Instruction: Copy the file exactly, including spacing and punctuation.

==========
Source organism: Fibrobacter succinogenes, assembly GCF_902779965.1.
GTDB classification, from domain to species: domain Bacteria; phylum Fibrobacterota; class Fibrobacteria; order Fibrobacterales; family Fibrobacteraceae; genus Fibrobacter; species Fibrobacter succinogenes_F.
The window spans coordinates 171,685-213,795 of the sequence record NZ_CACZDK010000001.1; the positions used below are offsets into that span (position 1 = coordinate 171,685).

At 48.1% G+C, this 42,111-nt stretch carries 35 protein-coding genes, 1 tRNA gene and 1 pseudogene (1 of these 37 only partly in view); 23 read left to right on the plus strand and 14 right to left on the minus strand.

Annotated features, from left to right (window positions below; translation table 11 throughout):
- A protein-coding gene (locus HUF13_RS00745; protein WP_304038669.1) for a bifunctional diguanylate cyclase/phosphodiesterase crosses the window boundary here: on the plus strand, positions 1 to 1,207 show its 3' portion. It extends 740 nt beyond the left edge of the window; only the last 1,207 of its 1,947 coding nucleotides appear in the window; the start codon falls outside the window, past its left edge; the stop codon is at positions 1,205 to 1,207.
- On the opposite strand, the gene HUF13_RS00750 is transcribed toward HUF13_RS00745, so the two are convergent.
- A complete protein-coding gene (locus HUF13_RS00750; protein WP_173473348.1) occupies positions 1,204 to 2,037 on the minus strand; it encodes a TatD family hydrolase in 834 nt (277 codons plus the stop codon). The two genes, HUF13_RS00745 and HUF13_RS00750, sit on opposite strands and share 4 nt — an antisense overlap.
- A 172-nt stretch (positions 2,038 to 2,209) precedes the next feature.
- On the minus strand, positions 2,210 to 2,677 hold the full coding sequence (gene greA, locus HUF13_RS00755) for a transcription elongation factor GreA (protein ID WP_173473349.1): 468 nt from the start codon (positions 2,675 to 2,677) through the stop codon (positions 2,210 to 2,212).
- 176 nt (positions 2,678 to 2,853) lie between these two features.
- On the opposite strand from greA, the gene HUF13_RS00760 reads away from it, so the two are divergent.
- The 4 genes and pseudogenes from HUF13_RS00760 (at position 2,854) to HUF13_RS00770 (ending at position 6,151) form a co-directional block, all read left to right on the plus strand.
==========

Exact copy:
Source organism: Fibrobacter succinogenes, assembly GCF_902779965.1.
GTDB classification, from domain to species: domain Bacteria; phylum Fibrobacterota; class Fibrobacteria; order Fibrobacterales; family Fibrobacteraceae; genus Fibrobacter; species Fibrobacter succinogenes_F.
The window spans coordinates 171,685-213,795 of the sequence record NZ_CACZDK010000001.1; the positions used below are offsets into that span (position 1 = coordinate 171,685).

At 48.1% G+C, this 42,111-nt stretch carries 35 protein-coding genes, 1 tRNA gene and 1 pseudogene (1 of these 37 only partly in view); 23 read left to right on the plus strand and 14 right to left on the minus strand.

Annotated features, from left to right (window positions below; translation table 11 throughout):
- A protein-coding gene (locus HUF13_RS00745; protein WP_304038669.1) for a bifunctional diguanylate cyclase/phosphodiesterase crosses the window boundary here: on the plus strand, positions 1 to 1,207 show its 3' portion. It extends 740 nt beyond the left edge of the window; only the last 1,207 of its 1,947 coding nucleotides appear in the window; the start codon falls outside the window, past its left edge; the stop codon is at positions 1,205 to 1,207.
- On the opposite strand, the gene HUF13_RS00750 is transcribed toward HUF13_RS00745, so the two are convergent.
- A complete protein-coding gene (locus HUF13_RS00750; protein WP_173473348.1) occupies positions 1,204 to 2,037 on the minus strand; it encodes a TatD family hydrolase in 834 nt (277 codons plus the stop codon). The two genes, HUF13_RS00745 and HUF13_RS00750, sit on opposite strands and share 4 nt — an antisense overlap.
- A 172-nt stretch (positions 2,038 to 2,209) precedes the next feature.
- On the minus strand, positions 2,210 to 2,677 hold the full coding sequence (gene greA, locus HUF13_RS00755) for a transcription elongation factor GreA (protein ID WP_173473349.1): 468 nt from the start codon (positions 2,675 to 2,677) through the stop codon (positions 2,210 to 2,212).
- 176 nt (positions 2,678 to 2,853) lie between these two features.
- On the opposite strand from greA, the gene HUF13_RS00760 reads away from it, so the two are divergent.
- The 4 genes and pseudogenes from HUF13_RS00760 (at position 2,854) to HUF13_RS00770 (ending at position 6,151) form a co-directional block, all read left to right on the plus strand.